Terrific post. I think you’re absolutely right that “some improvement is better than no improvement.” True, you won’t get a true lean transformation, but you’ll improve the lives of the employees in those processes, and you might sow the seeds for a future Wiremold when one of those people rise through the ranks at that (or another) company.
by Karen Martin
You took the words out of my mouth, Dan. I meant to mention the employee element in my response to Mark’s comment. While I’m generally paid to produce measurable results that improve a company’s bottom line, I get even greater fulfillment from improving the daily lot of the employees. I’ve had many extended debates with others in the Lean leadership community that feel that giving an employee a taste of hope and involvement and them having them return to an environment that doesn’t support is a wasted effort. But you know what, I’ll vote for a taste over no taste any day of the week. In some cases, it may help an employee realize that a company’s not the place for them to be. If so, so be it. My work will have served a noble purpose. In 99% of the work I do, sowing seeds is the most I can expect. And when I accepted this fact about 5 years ago, my frustration level as a consultant melted away. Doesn’t mean I don’t still push for what’s right– and push hard as my clients will attest–but Whether internal or external, accepting reality is an important step in the process.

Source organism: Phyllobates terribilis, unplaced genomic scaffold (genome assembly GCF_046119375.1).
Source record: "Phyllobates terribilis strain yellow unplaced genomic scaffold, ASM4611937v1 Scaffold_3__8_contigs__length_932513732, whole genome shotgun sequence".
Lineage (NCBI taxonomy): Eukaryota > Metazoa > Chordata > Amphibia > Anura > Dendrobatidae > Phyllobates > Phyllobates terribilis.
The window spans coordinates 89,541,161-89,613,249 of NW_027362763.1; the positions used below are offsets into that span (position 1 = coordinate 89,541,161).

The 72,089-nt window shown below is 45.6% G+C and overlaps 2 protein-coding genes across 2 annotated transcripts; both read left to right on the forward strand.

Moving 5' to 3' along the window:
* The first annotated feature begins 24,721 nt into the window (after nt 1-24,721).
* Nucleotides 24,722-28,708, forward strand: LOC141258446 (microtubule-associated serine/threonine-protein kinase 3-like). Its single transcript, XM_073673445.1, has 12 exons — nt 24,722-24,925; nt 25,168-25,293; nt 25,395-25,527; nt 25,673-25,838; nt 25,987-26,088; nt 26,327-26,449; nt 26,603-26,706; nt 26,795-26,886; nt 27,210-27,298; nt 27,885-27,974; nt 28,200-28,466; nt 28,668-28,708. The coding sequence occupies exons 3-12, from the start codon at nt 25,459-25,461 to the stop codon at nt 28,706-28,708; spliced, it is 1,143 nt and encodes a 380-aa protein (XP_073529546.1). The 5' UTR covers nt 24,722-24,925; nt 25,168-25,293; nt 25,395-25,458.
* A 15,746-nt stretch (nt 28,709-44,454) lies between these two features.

by Mark Welch
Very true about the seed planting notion. I hadn’t thought of it that way. Although we may never know who we’ve influenced or to what extent, I guess we just have to take it on faith, and I’m good with that. I’m sure we can all think of people who have made a strong impact on us in some way and may never have known it. The Apostle Paul died thinking he had failed in spreading Christianity. Little did he know…
by Karen Martin
The other thing I’m a firm believer in that’s related to seed planting is “timing is everything.” Like you say, you never know who you’ve influenced and in what way that will, when timing is right, take the seed and run with it. Sometimes I recommend that organization delay starting with Lean until they get a a major disruption or crisis past them (just as a large acquisition or ERP implementation).